Hassan Tahsin, [email protected]
Publication Date: 
Fri, 2005-07-22 03:00

Political analysts speak of a crisis of confidence between Turkey and the United States as evident in anti-American sentiments among the Turkish people. The latest survey showed that between 75 percent and 82 percent of Turks hold hostile sentiments toward the US. This is an extremely high rate. And some 33 percent of Turks believe Washington poses a threat to world peace.

Turks in general are discontent with the US as a result of the strong American backing for the Kurds in Iraq. This issue constitutes a source of embarrassment for the government in Ankara. Another source of contention is Washington’s illogical demands aimed at pressuring Turkey into reviewing its relations with both Syria and Iran.

The American pressure is part of the Greater Middle East strategy through which Washington seeks to divide the region and impose its will on its countries. Such a trend carries with it great threats to Syria and Iraq and is thus rejected by the Turkish people who sympathize with both countries.

The situation from the American point of view could be summarized as follows:

• Washington considers Iran one of the “Axis of Evil” countries, accusing it of seeking to acquire nuclear weapons and of sponsoring terrorism.

• Syria is classified by America as a state sponsoring terrorism and one that has acquired weapons of mass destruction smuggled from Iraq.

• The present Turkish government has Islamic roots despite claims that Turkey is a secular state. It has large interests with the US as well as with Syria and Iran. Washington would like to use these interests to further its own objectives.

This shows that Turkey could play a strategic role in resolving regional issues politically and through direct diplomatic means, given its long history in the region.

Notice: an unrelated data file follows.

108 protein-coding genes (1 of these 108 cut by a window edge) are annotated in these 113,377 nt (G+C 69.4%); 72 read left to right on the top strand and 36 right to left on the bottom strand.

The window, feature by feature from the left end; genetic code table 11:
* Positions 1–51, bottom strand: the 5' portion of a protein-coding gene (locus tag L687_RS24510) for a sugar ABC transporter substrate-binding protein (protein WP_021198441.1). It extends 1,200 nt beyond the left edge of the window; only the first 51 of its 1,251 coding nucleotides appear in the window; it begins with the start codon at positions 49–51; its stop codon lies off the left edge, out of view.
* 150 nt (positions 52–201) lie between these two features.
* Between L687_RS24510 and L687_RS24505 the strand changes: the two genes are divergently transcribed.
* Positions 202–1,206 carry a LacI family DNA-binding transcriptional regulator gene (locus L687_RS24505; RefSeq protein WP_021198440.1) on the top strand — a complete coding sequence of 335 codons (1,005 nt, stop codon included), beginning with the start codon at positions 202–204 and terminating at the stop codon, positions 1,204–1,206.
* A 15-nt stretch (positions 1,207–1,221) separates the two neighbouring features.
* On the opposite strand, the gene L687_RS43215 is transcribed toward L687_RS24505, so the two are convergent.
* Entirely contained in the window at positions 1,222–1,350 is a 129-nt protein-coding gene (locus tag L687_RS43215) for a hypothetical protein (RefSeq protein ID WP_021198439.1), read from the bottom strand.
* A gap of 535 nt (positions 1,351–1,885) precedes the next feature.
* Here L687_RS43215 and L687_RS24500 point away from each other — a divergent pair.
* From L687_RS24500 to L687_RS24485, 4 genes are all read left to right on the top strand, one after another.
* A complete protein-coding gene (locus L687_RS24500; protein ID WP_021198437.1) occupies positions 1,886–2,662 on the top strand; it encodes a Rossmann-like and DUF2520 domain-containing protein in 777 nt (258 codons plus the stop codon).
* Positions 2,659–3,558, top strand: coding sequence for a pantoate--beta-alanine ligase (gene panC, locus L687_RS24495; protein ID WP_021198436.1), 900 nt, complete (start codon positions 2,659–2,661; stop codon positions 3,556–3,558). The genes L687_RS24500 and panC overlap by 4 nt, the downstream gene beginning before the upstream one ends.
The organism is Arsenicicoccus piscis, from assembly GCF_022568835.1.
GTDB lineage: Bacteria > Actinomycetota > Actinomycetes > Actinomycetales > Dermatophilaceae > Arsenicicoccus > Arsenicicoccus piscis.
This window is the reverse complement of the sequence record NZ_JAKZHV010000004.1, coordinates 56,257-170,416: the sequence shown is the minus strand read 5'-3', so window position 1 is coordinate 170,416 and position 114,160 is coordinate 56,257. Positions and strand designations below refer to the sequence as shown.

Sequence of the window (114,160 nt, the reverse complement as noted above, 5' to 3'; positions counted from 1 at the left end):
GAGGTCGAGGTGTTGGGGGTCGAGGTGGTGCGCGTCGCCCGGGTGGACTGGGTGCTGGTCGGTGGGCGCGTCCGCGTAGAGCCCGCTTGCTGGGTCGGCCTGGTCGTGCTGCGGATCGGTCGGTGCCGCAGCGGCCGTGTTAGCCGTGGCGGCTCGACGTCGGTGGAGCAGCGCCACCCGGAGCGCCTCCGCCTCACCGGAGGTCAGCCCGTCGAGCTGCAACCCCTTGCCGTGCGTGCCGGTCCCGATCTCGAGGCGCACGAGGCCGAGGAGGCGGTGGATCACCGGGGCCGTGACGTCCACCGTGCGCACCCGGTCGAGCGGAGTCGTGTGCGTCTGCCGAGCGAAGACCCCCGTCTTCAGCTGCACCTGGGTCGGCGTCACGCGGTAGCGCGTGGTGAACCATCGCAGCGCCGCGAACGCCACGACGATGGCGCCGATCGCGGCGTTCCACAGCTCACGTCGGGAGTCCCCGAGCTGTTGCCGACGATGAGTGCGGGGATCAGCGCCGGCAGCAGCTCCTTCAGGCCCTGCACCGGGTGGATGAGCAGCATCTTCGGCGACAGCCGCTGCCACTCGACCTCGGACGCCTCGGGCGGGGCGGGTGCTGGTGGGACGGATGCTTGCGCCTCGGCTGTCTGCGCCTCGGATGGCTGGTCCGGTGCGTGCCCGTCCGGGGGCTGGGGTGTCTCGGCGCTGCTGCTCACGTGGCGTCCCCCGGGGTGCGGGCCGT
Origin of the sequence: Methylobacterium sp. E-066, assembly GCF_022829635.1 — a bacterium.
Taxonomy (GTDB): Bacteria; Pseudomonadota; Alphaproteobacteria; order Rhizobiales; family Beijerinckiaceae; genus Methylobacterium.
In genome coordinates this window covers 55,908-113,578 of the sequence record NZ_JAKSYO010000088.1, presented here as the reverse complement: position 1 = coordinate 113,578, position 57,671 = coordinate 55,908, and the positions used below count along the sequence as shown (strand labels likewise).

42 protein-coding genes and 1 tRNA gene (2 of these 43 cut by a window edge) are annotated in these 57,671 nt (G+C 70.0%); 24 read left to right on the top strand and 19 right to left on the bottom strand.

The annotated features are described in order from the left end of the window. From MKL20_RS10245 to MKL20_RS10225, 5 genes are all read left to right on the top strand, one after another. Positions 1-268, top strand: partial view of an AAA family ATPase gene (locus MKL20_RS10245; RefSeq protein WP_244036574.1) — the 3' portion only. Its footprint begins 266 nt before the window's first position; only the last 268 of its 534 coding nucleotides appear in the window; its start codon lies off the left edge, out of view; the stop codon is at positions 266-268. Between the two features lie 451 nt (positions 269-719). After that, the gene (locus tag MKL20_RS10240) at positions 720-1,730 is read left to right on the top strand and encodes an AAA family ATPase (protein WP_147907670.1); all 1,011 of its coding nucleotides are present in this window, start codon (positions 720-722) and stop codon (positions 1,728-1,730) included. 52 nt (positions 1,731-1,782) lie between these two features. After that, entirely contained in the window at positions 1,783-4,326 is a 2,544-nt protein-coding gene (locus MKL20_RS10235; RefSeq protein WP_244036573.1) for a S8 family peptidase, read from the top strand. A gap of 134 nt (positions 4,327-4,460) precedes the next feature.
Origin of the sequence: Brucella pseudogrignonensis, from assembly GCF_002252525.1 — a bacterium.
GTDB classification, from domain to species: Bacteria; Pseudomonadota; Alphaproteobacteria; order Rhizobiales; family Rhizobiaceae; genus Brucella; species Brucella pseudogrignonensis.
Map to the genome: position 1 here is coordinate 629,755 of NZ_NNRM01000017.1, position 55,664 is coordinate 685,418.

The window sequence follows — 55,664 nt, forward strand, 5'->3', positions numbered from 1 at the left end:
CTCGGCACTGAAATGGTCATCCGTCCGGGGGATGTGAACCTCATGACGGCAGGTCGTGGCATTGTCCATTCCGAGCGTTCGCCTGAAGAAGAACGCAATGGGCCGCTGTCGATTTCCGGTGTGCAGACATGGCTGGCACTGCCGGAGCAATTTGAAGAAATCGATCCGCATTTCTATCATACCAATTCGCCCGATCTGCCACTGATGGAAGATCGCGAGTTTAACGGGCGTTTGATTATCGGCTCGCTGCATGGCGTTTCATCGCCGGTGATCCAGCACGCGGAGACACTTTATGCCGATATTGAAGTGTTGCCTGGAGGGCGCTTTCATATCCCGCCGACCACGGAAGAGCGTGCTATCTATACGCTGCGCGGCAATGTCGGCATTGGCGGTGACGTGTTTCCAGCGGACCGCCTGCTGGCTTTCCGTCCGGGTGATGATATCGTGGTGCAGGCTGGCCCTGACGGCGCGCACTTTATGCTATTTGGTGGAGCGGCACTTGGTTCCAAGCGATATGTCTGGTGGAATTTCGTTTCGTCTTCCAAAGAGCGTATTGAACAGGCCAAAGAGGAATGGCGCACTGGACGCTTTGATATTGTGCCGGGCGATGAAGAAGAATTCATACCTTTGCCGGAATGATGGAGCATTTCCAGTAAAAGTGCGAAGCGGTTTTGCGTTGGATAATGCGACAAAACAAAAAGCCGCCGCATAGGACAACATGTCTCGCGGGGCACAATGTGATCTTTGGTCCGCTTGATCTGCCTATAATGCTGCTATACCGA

Can Turkey play such a role and act as a peace coordinator taking the region to the shores of safety, or would the US oppose any such role for fear of losing an important ally? Also, isn’t allowing Turkey to play this role much better than exercising political pressure by threatening military action against international legitimacy?

I believe Turkey under the government of Recep Tayyip Erdogan is qualified to play this role for several reasons:

First, there is the huge volume of trade with Syria and Iran running into billions of dollars. Through joint economic cooperation Turkey could open the way for initiating a political dialogue to address regional problems including the dispute between the US and Syria and Iran. The Erdogan government considers the economy as a top priority in its foreign policy.

Second, Turkey, Syria and Iran share a common interest when it comes to the Kurdish problem. An opportunity could present itself for the three countries to coordinate directly among themselves on this issue.

Arab and other Middle Eastern countries want a united Iraq and are opposed to the establishment of a separate Kurdish state. The presence of a Kurdish state across the Iranian border is something unacceptable to Tehran.

Third, Turkey views any escalation in the region as a source of instability. If the situation deteriorated into war, as happened in Iraq, this could greatly harm Turkey’s interests and further encourage terrorism. Turkey itself is a victim of terror. Everybody remembers the Istanbul bombings of November 2003.

These and other reasons could drive Turkey to adopt the role of a mediator to spare the region further disasters. There are some indications that the US is preparing for a new adventure if the situation got further complicated over Iran’s nuclear programs and Syria’s refusal to submit to American pressure.

The US must realize that allowing Turkey to play such a role would benefit Washington more than will be the case if Washington adopted a hostile approach.

Any problems with Syria and Iran should be resolved peacefully and not through military force. Washington must put an end to its arrogance and muscle flexing for the world wants peace and love and not wars and destruction.

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